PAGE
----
Time to go out and appreciate this glorious earth that we inhabit. Time to reflect on re-using and re-cycling in our daily lives, and helping to restore the damage that we have done to our one and only planet.
I just love little Salsbury Park. It is on my way to and from everywhere and I often sit on the benches, especially on fine days like today. I have written before about eagles, squirrels, and slackliners in the Park. Today, my joy was with little kids.
As anyone who knows the Park is aware, the eastern end has a very steep slope — grassy in summer, perfect for sleds on a snowy day. There were two young lads, perhaps two or three years old, trying to scale the hill. One of them found it no problem; he ran to the top and raced down again. However, his pal just couldn’t get the hang of walking up the slope: he would run a few steps and then fall back on his backside, over and over again. Also because of the slope, he was having trouble getting himself standing upright again after each fall. His little friend came over — over and over again — and gave him a hand up.
I spoke with one of their fathers who told me it was the little one’s first ever hill.
Finally, after much endeavour, both boys stood proudly at the top of the slope, laughing and enjoying their joint success. It was wonderful to watch such an important triumph.
A huge amount of commercial advertising is bad for you, sucking the life out of your brain and your wallet by inducing unnecessary consumerism. However, that cannot be said for a wonderfully innovative design being tried in Brazil where the mosquito-borne Zika virus is flourishing.
A company has developed a billboard that mimics the smell of humans and attracts mosquitos from more than a mile away. They are trapped in the billboard and are killed. Not only is this a remarkable use of design and engineering, it has been released under Creative Commons, allowing any city to use it.
Bravo to everyone involved, and thanks to Creative Review for passing on this information.
This seems suitable for 4/20:
One of the few benefits of being so unwell in February and March this year was that I didn’t want to do much of anything, and so to fill the time I went back to my old habit of reading voraciously. And since the spring chills finally disappeared, I have kept up the renewed habit.
I have managed to get through a new Ian Rankin (“Even Dogs In the Wild”), John Irving’s recent and magnificent “Avenue of Mysteries“, the second volume of the Ranson Riggs “Miss Peregrine” series, Naomi Klein’s “This Changes Everything“, a strangely compelling history of life in the 19th century royal household by Kate Hubbard called “Serving Victoria“, and I have re-read the exquisite Terry Southern short stories collected in “Red Dirt Marijuana and Other Tastes” that I hadn’t read since the late 1960s. I am about to begin a huge tome by Franklin Rosemont called “Joe Hill: The IWW and the making of a revolutionary workingclass counterculture.”
My first thought was to review all the books I have read, but I don’t think I’ll do that, at least not in detail. Here are some snippets of opinions.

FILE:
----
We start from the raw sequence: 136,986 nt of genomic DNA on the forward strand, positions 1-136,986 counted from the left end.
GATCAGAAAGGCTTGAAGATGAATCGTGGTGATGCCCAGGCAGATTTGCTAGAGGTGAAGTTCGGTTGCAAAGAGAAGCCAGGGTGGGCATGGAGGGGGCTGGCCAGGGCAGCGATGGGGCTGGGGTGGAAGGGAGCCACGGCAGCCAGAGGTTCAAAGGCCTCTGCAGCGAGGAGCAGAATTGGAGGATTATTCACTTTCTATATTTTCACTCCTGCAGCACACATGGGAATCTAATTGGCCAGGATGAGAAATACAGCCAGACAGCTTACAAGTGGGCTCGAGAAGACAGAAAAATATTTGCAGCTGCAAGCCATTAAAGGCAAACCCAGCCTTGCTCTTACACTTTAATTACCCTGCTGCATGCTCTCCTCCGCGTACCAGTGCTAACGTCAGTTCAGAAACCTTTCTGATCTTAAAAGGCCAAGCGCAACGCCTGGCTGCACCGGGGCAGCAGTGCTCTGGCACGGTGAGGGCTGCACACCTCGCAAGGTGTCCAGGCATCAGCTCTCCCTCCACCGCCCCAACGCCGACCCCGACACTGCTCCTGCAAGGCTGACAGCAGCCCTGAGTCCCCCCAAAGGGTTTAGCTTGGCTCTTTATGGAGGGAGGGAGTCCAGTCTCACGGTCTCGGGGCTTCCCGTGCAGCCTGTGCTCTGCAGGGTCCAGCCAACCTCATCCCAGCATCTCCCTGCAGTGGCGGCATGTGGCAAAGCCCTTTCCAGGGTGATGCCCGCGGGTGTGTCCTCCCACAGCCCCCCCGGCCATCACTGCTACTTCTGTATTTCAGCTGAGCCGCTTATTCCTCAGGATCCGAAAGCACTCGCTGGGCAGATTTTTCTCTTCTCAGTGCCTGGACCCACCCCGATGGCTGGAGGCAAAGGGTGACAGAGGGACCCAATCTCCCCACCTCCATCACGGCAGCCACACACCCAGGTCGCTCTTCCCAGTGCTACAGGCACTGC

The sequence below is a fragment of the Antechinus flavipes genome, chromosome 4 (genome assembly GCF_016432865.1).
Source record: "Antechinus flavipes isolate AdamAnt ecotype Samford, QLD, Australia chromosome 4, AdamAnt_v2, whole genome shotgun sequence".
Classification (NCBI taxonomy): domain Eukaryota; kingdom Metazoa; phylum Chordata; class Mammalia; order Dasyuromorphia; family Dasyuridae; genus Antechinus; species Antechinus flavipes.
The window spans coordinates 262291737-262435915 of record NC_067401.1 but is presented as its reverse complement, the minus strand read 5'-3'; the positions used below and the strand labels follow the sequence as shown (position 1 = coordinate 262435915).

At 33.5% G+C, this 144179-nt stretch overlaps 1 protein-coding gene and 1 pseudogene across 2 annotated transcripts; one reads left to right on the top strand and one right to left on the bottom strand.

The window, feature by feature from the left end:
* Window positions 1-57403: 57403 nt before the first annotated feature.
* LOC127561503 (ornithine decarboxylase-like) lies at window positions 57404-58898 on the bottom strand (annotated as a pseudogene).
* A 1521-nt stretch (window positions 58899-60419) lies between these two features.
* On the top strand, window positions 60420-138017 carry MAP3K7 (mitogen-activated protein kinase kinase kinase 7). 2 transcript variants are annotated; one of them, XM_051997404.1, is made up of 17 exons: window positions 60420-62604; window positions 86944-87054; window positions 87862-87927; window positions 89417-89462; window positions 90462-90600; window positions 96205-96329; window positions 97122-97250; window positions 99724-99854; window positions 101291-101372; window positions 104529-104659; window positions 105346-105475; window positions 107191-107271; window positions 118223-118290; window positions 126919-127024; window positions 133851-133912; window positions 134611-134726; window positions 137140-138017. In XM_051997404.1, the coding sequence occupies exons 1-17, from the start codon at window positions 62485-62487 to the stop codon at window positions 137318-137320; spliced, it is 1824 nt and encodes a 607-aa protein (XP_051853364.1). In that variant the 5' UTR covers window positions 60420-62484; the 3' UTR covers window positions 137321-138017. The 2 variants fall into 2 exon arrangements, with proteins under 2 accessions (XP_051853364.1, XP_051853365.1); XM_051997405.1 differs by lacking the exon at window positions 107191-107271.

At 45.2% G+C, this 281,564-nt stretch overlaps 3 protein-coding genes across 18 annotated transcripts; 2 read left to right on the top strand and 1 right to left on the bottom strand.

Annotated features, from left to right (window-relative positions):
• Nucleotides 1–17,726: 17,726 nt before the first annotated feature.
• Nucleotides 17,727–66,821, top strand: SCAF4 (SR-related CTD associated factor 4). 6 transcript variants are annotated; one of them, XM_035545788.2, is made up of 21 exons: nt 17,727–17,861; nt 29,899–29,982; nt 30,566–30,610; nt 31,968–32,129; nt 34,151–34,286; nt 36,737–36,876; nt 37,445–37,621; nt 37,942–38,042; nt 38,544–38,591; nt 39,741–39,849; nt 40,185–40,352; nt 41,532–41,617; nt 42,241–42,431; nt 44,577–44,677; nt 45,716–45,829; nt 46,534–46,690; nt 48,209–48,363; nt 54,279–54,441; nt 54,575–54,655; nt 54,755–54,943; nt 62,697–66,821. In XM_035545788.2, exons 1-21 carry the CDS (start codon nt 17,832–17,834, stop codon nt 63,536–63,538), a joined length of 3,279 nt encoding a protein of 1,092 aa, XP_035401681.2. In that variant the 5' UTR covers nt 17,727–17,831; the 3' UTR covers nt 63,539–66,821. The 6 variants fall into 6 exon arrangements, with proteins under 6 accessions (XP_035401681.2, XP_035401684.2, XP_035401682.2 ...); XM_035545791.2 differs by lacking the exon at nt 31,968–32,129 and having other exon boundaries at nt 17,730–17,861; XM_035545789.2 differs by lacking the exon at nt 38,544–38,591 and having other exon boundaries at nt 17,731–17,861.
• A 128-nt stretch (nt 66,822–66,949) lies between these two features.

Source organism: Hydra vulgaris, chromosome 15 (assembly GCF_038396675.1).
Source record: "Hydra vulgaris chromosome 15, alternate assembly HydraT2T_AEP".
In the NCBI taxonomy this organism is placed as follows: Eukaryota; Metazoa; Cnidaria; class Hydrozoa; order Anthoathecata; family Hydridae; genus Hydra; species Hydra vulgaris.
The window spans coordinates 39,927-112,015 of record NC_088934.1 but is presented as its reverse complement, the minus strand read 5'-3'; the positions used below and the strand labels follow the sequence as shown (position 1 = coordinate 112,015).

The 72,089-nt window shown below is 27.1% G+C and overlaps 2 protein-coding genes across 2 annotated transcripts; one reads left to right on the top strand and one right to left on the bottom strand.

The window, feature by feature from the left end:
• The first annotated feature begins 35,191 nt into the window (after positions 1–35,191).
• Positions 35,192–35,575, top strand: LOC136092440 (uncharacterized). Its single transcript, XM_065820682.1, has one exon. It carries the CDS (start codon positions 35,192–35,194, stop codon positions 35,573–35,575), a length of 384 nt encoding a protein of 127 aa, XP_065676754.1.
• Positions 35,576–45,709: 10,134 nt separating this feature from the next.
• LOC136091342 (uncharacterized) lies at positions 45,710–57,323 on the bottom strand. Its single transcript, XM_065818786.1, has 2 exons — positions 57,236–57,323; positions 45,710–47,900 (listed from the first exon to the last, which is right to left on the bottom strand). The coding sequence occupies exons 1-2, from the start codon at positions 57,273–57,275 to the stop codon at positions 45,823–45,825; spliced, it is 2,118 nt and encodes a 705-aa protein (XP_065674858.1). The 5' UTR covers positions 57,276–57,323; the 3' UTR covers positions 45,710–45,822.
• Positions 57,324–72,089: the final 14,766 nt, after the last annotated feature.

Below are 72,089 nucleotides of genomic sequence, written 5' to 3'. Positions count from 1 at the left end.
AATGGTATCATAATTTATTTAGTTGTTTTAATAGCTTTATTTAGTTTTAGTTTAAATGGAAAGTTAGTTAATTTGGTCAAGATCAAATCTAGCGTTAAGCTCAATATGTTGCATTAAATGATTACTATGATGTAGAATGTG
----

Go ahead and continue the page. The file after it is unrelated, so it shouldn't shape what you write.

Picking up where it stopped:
The Rankin was a little disappointing, though competently written as usual, and I was bored with it by the end.
Irving’s “Avenue of Mysteries” is perhaps the finest novel of his that I have read — and I was already a huge Irving fan, having read all but two of his considerable ouevre. It is an unabashedly complicated tale, moving backwards and forwards in time, about an elderly novelist who travels to the Philippines to honour a promise made to someone in his youth in the wastelands of Mexico. There are many comic sections in the book, as is usual with his novels, but this was the first time I realised his immense skill at slapstick (Diego’s arrival at the hotel in Makati, the business with the gringo in the bathtub, Dolores’ collapsing shower). There are very few answers to the mysteries in this beautifully composed novel, and that is how it should be. Thoroughly recommended.
I have earlier written my praise of Ranson Rigg’s first novel about Miss Peregrine’s Peculiar Children, and this second novel (“Hollow City“) did not disappoint. However, I began this one knowing it was a book for young adults and so the charm may have been different this time.
Naomi Klein’s “This Changes Everything” is simply a vital read for anyone concerned about our economic and environment future. Earlier, I mentioned it in connection with a take-down of technological imperatives, and Bill Gates in particular.
Kate Hubbard’s fascinating history of Victorian royal service is structured as a series of biographies of senior household members, running chronologically through the reign. There is just enough political background to place court events in a wider perspective, and I learned a great deal from this excellent study.
I read Terry (“Magic Christian”, “Candy”, “Dr Strangelove”, “Easy Rider”) Southern’s collection “Red Dirt Marijuana” at the end of the 1960s in a central London library. I thought it was magical then, and my re-reading some 47 years later confirms my view that he was a most under-rated writer, especially of short pieces. His ability to catch the nuances of accented speech of another place and time is quite extraordinary. Well worth the read if you haven’t read him before
Because they have way too much power over content.
This week they suddenly, and without any explanation, closed the FB page of The Shade Room. The Shade Room, apparently, is a celebrity gossip/news site. I have never visited but I learn it has earned more than 4.4 million likes; and the owner/manager of the site, Angie Nwandu, was listed as one of Forbes’ 30 Under 30 In Media this year. Ms Nwandu reports that she has been targeted before by Facebook.
Because no explanation has been forthcoming, one can theorize that one of Zuckerberg’s Hollywood pals didn’t like something The Shade Room wrote and he agreed to censor them without further ado.
Other Reasons NOT to use Facebook.
after all that rain
had the texture of twilight fireworks
gently above the ground
then bursting into a sun-splashed grey.
had gone while those
of faith pondered greater mysteries
who preferred a faster tempo
drew other conclusions from the game.
While we in Vancouver await what the experts tell us is the certainty of “the big one”, time to remember that 110 years ago today, the great city of San Francisco was laid waste by an earthquake and fire.
Nearly 500 city blocks were flattened and more than 25,000 buildings destroyed. At that time, San Francisco was home to 400,000 residents, of whom 250,000 were left homeless.